The Top 4 Healthy "Bad" Habits
We know it all by heart: to lead a healthy lifestyle, you should eat lots of fruit and veggies. Get regular exercise. Take the stairs instead of the elevator. Get eight hours of sleep.
That's all well and good, but let's face it--we've heard it, oh, I don't know, one or two times before. It's good advice--there's no denying that these habits are healthy--but I think it's safe to say we've pretty much tuned it out by now.
That's why it's so refreshing to hear that there are some "bad" habits whose wicked reputations are undeserved--habits that could actually make your body healthier and your mind sharper. There's a good chance that you've tried to break yourself of at least one of the following healthy practices. Things like:
4. Chewing gum
What you've been told: If your elementary school teacher is to be believed, chewing gum is an unsightly, nasty habit that "impedes the learning process" and distracts other students. Students caught chewing gum should be reprimanded immediately in order to nip this disgraceful habit in the bud.
The truth? Teachers: if your goal is to have students that are unruly and can't concentrate, by all means, make them spit out their gum. Despite what you've been told, chewing gum boasts a long list of benefits, including helping with weight management, focus, concentration, preventing tooth decay, and stress relief. It has even been shown to improve memory by as much as 35 percent.
So, teachers, if you're acting as the gum police and puzzling over low test scores, you might want to rethink your strategy.
3. Drinking coffee
What you've been told: Sure, coffee does smell good. But if you drink it, you're going to be a growth-stunted, hyperactive caffeine addict.
The truth? Actually, the health benefits of coffee are well documented. Studies have shown that, far from stunting your growth, drinking your daily java helps minimize your risk of getting Parkinson's, type 2 diabetes, and cancer. Coffee is full of disease-fighting anti-inflammatory compounds and antioxidants. But what about caffeine? Surely that can't be good for you!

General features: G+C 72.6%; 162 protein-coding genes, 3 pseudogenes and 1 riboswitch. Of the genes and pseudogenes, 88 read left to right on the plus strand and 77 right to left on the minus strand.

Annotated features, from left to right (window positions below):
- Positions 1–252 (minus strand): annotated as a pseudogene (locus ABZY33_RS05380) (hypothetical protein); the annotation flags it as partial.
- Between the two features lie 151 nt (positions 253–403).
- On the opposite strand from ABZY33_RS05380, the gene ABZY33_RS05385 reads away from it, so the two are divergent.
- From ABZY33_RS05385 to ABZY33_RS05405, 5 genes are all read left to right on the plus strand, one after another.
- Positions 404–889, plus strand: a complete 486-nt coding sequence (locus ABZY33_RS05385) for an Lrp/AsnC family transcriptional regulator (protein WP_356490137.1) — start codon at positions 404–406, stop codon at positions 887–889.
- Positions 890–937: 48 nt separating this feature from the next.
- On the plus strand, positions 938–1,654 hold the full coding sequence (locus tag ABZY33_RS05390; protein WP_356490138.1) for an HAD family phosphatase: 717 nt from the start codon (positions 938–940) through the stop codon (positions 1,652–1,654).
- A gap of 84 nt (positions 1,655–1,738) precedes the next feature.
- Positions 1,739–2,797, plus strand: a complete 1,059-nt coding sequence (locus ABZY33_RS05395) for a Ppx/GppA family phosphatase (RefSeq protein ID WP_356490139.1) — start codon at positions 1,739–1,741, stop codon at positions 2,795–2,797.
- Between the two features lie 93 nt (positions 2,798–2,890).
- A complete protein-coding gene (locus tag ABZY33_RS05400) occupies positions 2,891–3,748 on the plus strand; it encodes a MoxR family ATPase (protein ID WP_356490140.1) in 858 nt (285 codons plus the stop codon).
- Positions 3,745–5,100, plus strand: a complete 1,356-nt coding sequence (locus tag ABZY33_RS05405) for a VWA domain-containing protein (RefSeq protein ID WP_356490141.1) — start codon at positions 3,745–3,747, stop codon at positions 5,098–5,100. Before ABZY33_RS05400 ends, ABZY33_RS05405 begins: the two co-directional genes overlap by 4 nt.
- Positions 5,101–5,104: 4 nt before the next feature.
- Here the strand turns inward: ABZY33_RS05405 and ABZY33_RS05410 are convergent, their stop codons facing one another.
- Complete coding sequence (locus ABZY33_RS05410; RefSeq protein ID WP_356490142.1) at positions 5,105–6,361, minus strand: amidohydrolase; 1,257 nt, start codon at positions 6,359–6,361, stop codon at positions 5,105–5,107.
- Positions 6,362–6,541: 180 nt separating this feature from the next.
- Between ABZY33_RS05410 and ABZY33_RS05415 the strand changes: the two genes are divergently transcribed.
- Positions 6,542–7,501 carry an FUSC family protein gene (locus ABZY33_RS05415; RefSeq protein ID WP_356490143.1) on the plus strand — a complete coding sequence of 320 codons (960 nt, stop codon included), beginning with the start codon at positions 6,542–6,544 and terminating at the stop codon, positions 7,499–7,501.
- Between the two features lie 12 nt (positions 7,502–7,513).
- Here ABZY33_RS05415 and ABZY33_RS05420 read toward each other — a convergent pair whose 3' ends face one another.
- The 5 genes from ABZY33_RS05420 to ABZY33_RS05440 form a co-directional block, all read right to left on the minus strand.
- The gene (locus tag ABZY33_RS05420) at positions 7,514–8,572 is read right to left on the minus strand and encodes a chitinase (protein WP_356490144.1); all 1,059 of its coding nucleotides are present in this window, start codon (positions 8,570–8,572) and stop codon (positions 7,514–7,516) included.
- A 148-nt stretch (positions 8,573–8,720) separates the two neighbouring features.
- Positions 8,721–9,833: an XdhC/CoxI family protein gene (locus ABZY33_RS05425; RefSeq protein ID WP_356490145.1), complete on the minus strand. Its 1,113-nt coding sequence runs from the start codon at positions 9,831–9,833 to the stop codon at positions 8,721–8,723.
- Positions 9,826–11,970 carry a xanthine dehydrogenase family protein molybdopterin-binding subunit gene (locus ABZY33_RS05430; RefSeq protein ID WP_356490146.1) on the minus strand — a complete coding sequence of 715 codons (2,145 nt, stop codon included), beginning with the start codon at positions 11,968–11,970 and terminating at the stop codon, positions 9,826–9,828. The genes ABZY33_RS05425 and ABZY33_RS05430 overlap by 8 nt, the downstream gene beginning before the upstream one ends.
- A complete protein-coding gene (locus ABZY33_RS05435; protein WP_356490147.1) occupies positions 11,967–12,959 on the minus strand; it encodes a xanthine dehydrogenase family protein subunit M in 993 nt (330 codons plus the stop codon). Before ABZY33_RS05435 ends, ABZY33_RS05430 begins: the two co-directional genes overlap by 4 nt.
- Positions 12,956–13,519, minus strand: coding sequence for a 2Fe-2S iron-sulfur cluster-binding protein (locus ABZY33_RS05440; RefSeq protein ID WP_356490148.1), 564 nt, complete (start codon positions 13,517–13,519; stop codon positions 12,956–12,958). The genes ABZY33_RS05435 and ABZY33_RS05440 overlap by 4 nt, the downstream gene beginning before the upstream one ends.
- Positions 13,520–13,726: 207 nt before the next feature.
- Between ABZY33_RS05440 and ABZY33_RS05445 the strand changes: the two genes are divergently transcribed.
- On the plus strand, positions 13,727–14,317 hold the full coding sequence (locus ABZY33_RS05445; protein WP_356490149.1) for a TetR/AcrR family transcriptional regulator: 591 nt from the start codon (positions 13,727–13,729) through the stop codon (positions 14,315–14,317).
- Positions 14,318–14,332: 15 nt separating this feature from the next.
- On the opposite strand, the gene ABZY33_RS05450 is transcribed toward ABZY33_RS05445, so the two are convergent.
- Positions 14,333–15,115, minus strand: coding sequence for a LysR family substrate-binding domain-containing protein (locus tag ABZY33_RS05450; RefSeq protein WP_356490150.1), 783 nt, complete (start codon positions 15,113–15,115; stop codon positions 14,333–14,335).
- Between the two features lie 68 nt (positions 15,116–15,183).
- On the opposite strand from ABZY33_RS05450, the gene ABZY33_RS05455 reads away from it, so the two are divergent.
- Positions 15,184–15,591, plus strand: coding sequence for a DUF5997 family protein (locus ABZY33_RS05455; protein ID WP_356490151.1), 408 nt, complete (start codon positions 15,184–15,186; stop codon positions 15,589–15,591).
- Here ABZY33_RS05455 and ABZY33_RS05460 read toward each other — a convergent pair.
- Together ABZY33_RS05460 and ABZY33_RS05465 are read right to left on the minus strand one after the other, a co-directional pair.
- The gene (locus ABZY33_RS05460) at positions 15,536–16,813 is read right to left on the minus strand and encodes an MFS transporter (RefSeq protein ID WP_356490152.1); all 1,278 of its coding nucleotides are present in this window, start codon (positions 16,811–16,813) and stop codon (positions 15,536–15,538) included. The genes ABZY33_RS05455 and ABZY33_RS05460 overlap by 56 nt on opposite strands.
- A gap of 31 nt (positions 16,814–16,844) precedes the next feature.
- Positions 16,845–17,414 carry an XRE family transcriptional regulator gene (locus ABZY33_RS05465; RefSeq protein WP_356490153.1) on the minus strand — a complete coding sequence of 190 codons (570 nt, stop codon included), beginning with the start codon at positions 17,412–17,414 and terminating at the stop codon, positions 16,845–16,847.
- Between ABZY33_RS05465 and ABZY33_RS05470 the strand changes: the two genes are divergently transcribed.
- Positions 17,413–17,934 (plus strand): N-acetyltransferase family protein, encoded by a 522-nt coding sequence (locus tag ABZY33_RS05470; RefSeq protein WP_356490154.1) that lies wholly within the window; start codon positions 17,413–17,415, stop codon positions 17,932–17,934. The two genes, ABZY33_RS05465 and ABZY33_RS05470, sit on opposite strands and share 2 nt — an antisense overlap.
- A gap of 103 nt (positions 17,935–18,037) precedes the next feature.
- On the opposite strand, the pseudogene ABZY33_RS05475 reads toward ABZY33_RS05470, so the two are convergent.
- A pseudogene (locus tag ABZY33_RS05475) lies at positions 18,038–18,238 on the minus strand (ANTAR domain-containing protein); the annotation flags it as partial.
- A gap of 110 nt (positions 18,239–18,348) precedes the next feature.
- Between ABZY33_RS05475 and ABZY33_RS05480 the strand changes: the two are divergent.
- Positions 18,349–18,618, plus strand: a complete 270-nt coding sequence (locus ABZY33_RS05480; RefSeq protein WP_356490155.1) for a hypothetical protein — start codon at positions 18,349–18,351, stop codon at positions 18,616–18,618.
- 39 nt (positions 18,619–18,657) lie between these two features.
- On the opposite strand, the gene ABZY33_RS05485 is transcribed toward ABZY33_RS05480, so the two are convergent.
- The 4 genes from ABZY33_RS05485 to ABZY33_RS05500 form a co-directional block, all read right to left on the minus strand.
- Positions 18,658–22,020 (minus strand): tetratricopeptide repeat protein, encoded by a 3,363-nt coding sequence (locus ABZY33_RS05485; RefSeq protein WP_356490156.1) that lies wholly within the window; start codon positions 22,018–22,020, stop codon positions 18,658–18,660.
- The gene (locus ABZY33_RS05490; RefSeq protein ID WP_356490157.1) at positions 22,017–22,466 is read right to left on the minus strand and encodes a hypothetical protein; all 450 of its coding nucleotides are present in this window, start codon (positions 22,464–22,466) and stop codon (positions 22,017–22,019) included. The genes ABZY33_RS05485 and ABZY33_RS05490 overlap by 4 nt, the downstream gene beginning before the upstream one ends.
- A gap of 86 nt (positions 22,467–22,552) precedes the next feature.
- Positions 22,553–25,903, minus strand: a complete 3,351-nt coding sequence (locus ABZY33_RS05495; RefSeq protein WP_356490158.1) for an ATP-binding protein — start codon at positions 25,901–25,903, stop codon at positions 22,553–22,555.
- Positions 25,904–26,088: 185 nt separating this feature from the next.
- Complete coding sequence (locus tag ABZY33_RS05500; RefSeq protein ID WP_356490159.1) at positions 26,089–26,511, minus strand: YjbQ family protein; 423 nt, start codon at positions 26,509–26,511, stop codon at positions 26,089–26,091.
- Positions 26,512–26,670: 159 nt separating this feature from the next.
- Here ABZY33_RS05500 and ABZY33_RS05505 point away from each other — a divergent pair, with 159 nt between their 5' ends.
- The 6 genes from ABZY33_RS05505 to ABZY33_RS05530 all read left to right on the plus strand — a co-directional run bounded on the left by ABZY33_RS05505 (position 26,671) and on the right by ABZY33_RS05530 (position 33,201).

Wrong again. When used in moderation, caffeine can help reduce or relieve headaches, improve your mood, and even reduce the risk of colon cancer. Now, nobody is suggesting that you chug twelve Red Bulls in a day, but there's no need to feel bad about having a few cups of joe as a pick-me-up.
2. Being messy
What you've been told: Surely this one needs no explanation. Nobody likes a slob, right?
The truth? Go ahead--make your bed if it makes you feel better. But you might get a few unwanted bedmates if you do. Dust mites love it when you make your bed in the morning; it provides the perfect warm, moist environment in which they thrive, so they can do their job of causing allergies and other issues.
And as long as you're leaving your bed unmade, go ahead and let the rest of the house get a little bit dirty, and toss your chemical-based cleaning supplies. Of course, being too messy can cause problems--but making your home perfectly sterile weakens your immune system and increases the risk of asthma and allergies.
What you've been told: "Sit still." "Stop fidgeting--you're driving me crazy!" "FOR THE LOVE OF--JUST STOP MOVING!"
Come on--what could worse than fidgeting?
The truth? How about obesity?
Like all other movement, fidgeting burns calories--and no, this is not just wishful thinking. A recent study by the Mayo Clinic found that fidgety behaviors (toe tapping, stretching, twitching, etc.) can burn up to 350 calories in a single day. It's no substitute for exercise, but if you're packing on the pounds at a 9-5 desk job, make fidgeting a habit and you could see weight loss results to the tune of 10-30 pounds in a year--all without leaving your chair.
So the next time you want to scream at your sloppy, gum-smacking, antsy, caffeine-hyped roommate, stop to consider--maybe they're just trying to be proactive about their health. (But probably not.)